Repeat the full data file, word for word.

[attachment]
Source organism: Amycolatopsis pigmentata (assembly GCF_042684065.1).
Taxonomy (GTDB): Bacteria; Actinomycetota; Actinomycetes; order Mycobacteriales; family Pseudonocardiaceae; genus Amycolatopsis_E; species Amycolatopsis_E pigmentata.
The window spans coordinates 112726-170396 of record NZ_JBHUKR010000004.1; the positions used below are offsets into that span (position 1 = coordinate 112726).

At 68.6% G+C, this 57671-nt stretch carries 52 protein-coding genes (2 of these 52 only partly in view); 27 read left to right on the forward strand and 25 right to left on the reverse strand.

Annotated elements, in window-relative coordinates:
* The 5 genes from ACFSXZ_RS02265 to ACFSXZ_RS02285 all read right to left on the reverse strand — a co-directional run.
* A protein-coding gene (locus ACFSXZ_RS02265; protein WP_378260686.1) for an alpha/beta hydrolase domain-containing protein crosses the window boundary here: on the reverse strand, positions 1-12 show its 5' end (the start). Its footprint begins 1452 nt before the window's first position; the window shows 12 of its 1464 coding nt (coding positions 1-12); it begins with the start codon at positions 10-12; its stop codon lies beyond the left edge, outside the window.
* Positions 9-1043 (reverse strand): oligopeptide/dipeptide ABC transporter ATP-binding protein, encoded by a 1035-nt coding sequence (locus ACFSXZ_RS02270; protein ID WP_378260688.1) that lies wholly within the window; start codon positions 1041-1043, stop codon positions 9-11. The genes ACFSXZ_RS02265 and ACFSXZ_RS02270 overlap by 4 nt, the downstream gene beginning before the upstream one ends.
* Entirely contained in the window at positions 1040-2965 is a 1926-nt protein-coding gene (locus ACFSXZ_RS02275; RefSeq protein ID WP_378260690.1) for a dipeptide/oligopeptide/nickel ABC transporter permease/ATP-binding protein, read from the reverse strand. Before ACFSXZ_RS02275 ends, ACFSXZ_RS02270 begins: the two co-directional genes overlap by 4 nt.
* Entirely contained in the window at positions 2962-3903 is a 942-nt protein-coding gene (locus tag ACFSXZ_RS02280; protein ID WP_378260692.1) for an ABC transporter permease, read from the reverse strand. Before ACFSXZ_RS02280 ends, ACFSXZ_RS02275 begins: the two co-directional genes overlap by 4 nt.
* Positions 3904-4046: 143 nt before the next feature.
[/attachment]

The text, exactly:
Source organism: Amycolatopsis pigmentata (assembly GCF_042684065.1).
Taxonomy (GTDB): Bacteria; Actinomycetota; Actinomycetes; order Mycobacteriales; family Pseudonocardiaceae; genus Amycolatopsis_E; species Amycolatopsis_E pigmentata.
The window spans coordinates 112726-170396 of record NZ_JBHUKR010000004.1; the positions used below are offsets into that span (position 1 = coordinate 112726).

At 68.6% G+C, this 57671-nt stretch carries 52 protein-coding genes (2 of these 52 only partly in view); 27 read left to right on the forward strand and 25 right to left on the reverse strand.

Annotated elements, in window-relative coordinates:
* The 5 genes from ACFSXZ_RS02265 to ACFSXZ_RS02285 all read right to left on the reverse strand — a co-directional run.
* A protein-coding gene (locus ACFSXZ_RS02265; protein WP_378260686.1) for an alpha/beta hydrolase domain-containing protein crosses the window boundary here: on the reverse strand, positions 1-12 show its 5' end (the start). Its footprint begins 1452 nt before the window's first position; the window shows 12 of its 1464 coding nt (coding positions 1-12); it begins with the start codon at positions 10-12; its stop codon lies beyond the left edge, outside the window.
* Positions 9-1043 (reverse strand): oligopeptide/dipeptide ABC transporter ATP-binding protein, encoded by a 1035-nt coding sequence (locus ACFSXZ_RS02270; protein ID WP_378260688.1) that lies wholly within the window; start codon positions 1041-1043, stop codon positions 9-11. The genes ACFSXZ_RS02265 and ACFSXZ_RS02270 overlap by 4 nt, the downstream gene beginning before the upstream one ends.
* Entirely contained in the window at positions 1040-2965 is a 1926-nt protein-coding gene (locus ACFSXZ_RS02275; RefSeq protein ID WP_378260690.1) for a dipeptide/oligopeptide/nickel ABC transporter permease/ATP-binding protein, read from the reverse strand. Before ACFSXZ_RS02275 ends, ACFSXZ_RS02270 begins: the two co-directional genes overlap by 4 nt.
* Entirely contained in the window at positions 2962-3903 is a 942-nt protein-coding gene (locus tag ACFSXZ_RS02280; protein ID WP_378260692.1) for an ABC transporter permease, read from the reverse strand. Before ACFSXZ_RS02280 ends, ACFSXZ_RS02275 begins: the two co-directional genes overlap by 4 nt.
* Positions 3904-4046: 143 nt before the next feature.